: Need cable advice prior to closing up basement walls
2007-01-29, 01:28 AM
Great forum here. I just spent the last few hours educating myself on installing my first home theatre. One question I couldn't see the answer to:
I will soon be insulating my basement walls and just wanted to sort out what cables I should run. I have the speaker wires running in conduit to electrical boxes on the outside walls. The TV will also be mounted on an outside wall and I'm not sure what cables I should be running to it before the wall is closed up. The receiver will be placed so that about a 30 ft run will be nedded to get to the TV. I was looking at an Onkyo receiver that has HDMI switching so I'm told that all I need is a single HDMI cable to the TV. Is there any reason to run another HDMI or component cable for any future use?
Pull a few strings in any conduits so that you can pull any additional cables as required.
The connections you require depend on what you're connecting. Please provide the make/model of all the equipment:
- DVD player
Your AVReceiver may have HDMI switching, however, some devices have not been compatible with the HDMI receiver switching due to firmware issues. Also, some receivers may not "upconvert" other signals from other devices to the HDMI. Also, sometimes it's better to connect the device directly to the TV, rather than going through an AVR since devices can differ in how they need to be calibrated for the TV. Having only one connection to the TV can limit this optimized calibration.
Have a look at the following Digital Home FAQs (under help).
- Cables & Connections
- What you need to do to your new HDTV.
Please put your location and service provider in your UserCP Profile (location). It helps us help you.
2007-01-29, 01:50 AM
What model Onkyo receiver are you looking to purchase? You'll want to ensure that this receiver is capable of upconverting analog sources to HDMI.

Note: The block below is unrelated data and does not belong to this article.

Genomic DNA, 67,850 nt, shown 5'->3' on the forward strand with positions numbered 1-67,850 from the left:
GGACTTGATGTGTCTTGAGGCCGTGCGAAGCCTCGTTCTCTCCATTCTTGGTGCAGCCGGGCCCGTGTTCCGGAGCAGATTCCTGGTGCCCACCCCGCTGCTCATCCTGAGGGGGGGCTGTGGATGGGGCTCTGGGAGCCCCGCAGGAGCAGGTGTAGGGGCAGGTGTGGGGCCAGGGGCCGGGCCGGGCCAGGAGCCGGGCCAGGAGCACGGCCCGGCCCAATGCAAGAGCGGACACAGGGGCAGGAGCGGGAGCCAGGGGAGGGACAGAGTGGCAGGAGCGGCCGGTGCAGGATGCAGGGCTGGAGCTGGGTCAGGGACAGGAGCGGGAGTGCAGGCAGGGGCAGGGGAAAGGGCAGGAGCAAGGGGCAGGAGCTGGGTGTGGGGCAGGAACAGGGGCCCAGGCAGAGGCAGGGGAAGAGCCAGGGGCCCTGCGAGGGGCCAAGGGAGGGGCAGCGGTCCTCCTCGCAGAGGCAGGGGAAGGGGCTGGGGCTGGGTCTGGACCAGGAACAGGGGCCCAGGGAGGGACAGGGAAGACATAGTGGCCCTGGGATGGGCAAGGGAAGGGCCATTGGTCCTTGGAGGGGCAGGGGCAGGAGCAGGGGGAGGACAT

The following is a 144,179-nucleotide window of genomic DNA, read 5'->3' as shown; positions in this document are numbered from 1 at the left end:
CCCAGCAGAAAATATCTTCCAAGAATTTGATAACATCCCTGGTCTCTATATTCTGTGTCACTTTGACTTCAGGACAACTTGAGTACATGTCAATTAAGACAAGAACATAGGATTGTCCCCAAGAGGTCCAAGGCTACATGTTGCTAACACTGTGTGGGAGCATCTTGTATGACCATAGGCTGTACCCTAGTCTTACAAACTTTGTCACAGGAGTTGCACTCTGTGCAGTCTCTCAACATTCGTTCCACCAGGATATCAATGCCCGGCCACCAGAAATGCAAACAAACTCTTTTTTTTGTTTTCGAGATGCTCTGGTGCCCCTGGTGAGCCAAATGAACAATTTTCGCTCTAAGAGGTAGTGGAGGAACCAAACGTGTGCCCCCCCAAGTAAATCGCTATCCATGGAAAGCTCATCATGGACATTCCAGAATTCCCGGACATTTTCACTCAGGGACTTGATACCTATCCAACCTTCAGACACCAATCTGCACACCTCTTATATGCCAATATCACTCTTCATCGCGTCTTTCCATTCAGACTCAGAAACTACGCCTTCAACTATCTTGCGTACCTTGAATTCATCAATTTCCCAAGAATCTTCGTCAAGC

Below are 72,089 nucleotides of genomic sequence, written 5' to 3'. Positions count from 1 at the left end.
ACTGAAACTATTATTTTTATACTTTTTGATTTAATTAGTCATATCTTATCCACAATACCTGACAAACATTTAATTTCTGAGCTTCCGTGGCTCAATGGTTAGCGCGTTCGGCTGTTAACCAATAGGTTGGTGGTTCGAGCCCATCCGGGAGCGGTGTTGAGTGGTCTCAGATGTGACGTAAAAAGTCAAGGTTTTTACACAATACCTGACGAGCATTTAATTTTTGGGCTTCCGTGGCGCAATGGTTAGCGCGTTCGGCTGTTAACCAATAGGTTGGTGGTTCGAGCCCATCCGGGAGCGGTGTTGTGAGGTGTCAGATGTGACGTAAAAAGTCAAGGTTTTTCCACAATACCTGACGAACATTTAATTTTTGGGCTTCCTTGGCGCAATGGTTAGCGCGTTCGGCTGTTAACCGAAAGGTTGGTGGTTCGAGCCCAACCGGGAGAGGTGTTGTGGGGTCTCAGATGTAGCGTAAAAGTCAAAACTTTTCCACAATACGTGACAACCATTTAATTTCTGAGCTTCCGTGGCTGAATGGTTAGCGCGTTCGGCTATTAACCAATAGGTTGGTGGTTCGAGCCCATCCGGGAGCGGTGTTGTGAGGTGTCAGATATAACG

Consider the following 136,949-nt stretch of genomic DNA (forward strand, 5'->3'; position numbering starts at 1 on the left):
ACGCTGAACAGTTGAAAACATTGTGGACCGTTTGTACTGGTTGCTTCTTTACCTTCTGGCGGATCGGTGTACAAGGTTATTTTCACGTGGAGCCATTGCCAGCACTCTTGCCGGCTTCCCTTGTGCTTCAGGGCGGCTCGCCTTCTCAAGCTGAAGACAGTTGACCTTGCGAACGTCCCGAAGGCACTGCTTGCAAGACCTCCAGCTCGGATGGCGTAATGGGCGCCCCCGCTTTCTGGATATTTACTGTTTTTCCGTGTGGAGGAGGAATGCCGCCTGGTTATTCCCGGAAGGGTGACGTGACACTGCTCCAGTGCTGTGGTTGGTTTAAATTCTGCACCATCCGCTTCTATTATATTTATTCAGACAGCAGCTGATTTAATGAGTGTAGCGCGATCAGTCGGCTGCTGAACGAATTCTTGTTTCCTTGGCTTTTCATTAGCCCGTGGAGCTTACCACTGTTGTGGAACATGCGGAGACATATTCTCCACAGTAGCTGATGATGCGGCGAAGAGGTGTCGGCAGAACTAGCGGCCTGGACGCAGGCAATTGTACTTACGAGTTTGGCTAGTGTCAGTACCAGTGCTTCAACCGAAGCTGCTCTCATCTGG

As for your HDMI cable, for a 30ft run I would recommend purchasing 24AWG. Monoprice sells a HDMI CL2 Rated Cable (for in-wall installation), 24AWG 35ft for a very reasonable price. A 28AWG HDMI cable will not be sufficient for a run this long.
2007-01-29, 02:06 AM
Thanks for the quick responses. The receiver I plan to get is the Onkyo SR674 which apparently has upconverting capability. The TVs I've been looking at are the Sony KDS55A2000 or the Sony KDSR60XBR2. DVD player hasn't been decided on yet.
2007-01-29, 02:16 AM
The TX-SR674 is indeed capable of upconverting analog sources to HDMI. Enjoy!
Warning: You didn't mention which Shaw STB you were/are getting, but be aware that some of these STBs are not yet compatible with HDMI switching receivers. Rogers has recently updated their firmware to allow for HDMI switching this month (it was not compatible before), however, I cannot recall if Shaw has - I don't believe so.
You may wish to do a search for HDMI Receivers and look at a few of those threads. For example:
2007-01-29, 12:28 PM
If you can I would run one set of each cables with audio. Hdmi, component, a extra RG6 and a cord so you can pull a extra set of wire at a later time if needed.
That way for the times you may not want to turn on your stereo you can still get sound through your tv.
I have read that at 30'(hdmi) it's not unusual to lose picture quality and might need a booster at that length.
They have many brands that you can insert a powered hdmi booster at 15'.
You have to be carefully at some upconverting stereo receivers going from component to hdmi does not have the proper hand shake for the tv all the time resulting in error messages on screen from the tv.
2007-01-29, 05:20 PM
OK, I think I'll run 1 HDMI, 1 Component video + audio. What would I use an additional RG6 for?